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New opportunities for European businesses, affordable energy bills for consumers, increased energy security through a significant reduction of natural gas imports and a positive impact on the environment: these are some of the expected benefits of the energy efficiency target for 2030 put forward today by the European Commission in a Communication. The proposed target of 30 % builds on the achievements already reached: new buildings use half the energy they did in the 1980s and industry is about 19% less energy intensive than in 2001. The proposed target goes beyond the 25% energy savings target which would be required to achieve a 40% reduction of CO2 emissions by 2030. At the same time the framework on energy efficiency put forward today aims to strike the right balance between benefits and costs - The California Pension Fund (CalPERS) has told the American press that it might cutting back on its investments into the hedge fund arena by as much as 40%. A CalPERS spokesman told papers that the investment staff will make a formal recommendation to the board in the fall. CalPERS reported a preliminary 18.4% return on investments for the 12 months that ended June 30th this year. CalPERS’ assets at the end of the fiscal year stood at more than $300bn - The number of funds notifying the Jersey Financial Services Commission (JFSC) of their intention to privately place into Europe under AIFMD rules broke through the 150 mark ahead of the end of the AIFMD transitional phase this week. The JFSC figures show that, as at 22 July, a total of 164 funds had opted to make use of Jersey’s private placement route into Europe, and that the UK was the top intended market for managers, followed by Sweden, Belgium, and the Netherlands - Vodafone Group’s debt rating was cut one level at Moody’s Investors Service after the carrier made multibillion-dollar acquisitions to expand in Spain and Germany. The second-largest wireless company’s senior unsecured debt was cut to Baa1, the third-lowest investment grade, from A3, says Moody. The outlook is stable. Newbury, England-based Vodafone reported net debt of £13.7bn ($23.3bn) for the quarter ended March 31st. It is the first time Moody’s has given Vodafone a rating lower than A3 since 2007. Standard & Poor’s and Fitch Ratings rank Vodafone’s debt at A-, the fourth-lowest investment grade. Vodafone’s acquisition of cable operators in Europe and falling revenue in some of its biggest markets contributed to the cut, Moody’s said - In a separate report issued this week, Moody's says the stable outlook on the European Bank for Reconstruction and Development's Aaa rating reflects the bank's conservative capital and liquidity practices, which should support its solid financial performances despite the challenging operating environment. The rating agency's report is an update to the markets and does not constitute a rating action. Moody's also notes that the bank benefits from very high liquidity, owing to its prudent treasury management policies, favourable debt structure and strong market access.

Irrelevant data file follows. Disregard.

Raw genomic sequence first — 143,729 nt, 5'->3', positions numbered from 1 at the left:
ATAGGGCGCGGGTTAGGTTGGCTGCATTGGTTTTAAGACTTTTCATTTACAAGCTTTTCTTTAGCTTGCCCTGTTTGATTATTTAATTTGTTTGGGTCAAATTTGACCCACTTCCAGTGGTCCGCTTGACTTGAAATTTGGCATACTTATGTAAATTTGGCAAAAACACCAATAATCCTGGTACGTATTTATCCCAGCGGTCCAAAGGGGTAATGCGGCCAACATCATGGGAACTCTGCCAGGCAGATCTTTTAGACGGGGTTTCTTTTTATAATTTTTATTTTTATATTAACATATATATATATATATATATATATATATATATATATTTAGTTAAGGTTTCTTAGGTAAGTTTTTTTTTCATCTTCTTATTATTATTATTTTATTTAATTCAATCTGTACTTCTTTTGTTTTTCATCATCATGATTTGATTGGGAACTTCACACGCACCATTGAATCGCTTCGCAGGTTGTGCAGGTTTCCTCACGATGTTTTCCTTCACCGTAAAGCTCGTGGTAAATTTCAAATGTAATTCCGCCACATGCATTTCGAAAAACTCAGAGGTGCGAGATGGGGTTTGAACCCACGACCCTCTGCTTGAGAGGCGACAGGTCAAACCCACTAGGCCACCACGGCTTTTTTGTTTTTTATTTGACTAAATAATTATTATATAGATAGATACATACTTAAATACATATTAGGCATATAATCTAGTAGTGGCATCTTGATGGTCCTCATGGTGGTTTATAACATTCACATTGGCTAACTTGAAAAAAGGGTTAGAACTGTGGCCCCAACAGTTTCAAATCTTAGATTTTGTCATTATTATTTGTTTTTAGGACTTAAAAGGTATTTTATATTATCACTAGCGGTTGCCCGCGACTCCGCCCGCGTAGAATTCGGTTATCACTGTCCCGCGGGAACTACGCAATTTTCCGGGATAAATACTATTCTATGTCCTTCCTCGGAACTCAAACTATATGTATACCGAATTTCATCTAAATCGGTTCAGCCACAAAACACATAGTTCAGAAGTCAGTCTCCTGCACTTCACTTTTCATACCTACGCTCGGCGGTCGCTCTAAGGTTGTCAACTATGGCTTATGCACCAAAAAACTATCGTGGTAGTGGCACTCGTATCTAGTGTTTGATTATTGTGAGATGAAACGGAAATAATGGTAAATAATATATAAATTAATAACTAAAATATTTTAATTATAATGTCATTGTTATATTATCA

UK government shifts policy on executive pay

Wednesday, 20 June 2012
UK government shifts policy on executive pay Following its industry consultation, ‘Executive Pay Consultation on Enhanced Shareholder Voting Rights’, the Department for Business Innovation and Skills (BIS) has decided on a three year binding vote on future executive remuneration policy, including pay and exit pay. http://www.ftseglobalmarkets.com/